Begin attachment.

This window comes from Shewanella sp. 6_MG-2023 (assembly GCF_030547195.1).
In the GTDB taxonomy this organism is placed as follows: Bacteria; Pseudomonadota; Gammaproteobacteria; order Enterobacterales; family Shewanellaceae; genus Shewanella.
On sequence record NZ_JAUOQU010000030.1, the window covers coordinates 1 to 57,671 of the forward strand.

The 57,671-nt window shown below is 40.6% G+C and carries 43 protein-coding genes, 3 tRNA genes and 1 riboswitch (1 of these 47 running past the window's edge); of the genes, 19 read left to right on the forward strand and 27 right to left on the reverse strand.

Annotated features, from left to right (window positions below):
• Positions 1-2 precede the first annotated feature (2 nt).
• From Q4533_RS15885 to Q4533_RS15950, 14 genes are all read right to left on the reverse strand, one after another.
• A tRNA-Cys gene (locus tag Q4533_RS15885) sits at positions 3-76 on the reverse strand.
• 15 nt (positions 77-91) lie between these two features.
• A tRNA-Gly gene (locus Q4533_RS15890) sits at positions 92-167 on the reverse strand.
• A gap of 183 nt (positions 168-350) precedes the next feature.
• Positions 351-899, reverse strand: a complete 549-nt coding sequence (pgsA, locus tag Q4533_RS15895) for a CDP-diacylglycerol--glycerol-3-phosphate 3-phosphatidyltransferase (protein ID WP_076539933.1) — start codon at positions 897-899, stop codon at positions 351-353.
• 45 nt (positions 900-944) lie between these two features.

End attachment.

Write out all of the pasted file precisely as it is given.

This window comes from Shewanella sp. 6_MG-2023 (assembly GCF_030547195.1).
In the GTDB taxonomy this organism is placed as follows: Bacteria; Pseudomonadota; Gammaproteobacteria; order Enterobacterales; family Shewanellaceae; genus Shewanella.
On sequence record NZ_JAUOQU010000030.1, the window covers coordinates 1 to 57,671 of the forward strand.

The 57,671-nt window shown below is 40.6% G+C and carries 43 protein-coding genes, 3 tRNA genes and 1 riboswitch (1 of these 47 running past the window's edge); of the genes, 19 read left to right on the forward strand and 27 right to left on the reverse strand.

Annotated features, from left to right (window positions below):
• Positions 1-2 precede the first annotated feature (2 nt).
• From Q4533_RS15885 to Q4533_RS15950, 14 genes are all read right to left on the reverse strand, one after another.
• A tRNA-Cys gene (locus tag Q4533_RS15885) sits at positions 3-76 on the reverse strand.
• 15 nt (positions 77-91) lie between these two features.
• A tRNA-Gly gene (locus Q4533_RS15890) sits at positions 92-167 on the reverse strand.
• A gap of 183 nt (positions 168-350) precedes the next feature.
• Positions 351-899, reverse strand: a complete 549-nt coding sequence (pgsA, locus tag Q4533_RS15895) for a CDP-diacylglycerol--glycerol-3-phosphate 3-phosphatidyltransferase (protein ID WP_076539933.1) — start codon at positions 897-899, stop codon at positions 351-353.
• 45 nt (positions 900-944) lie between these two features.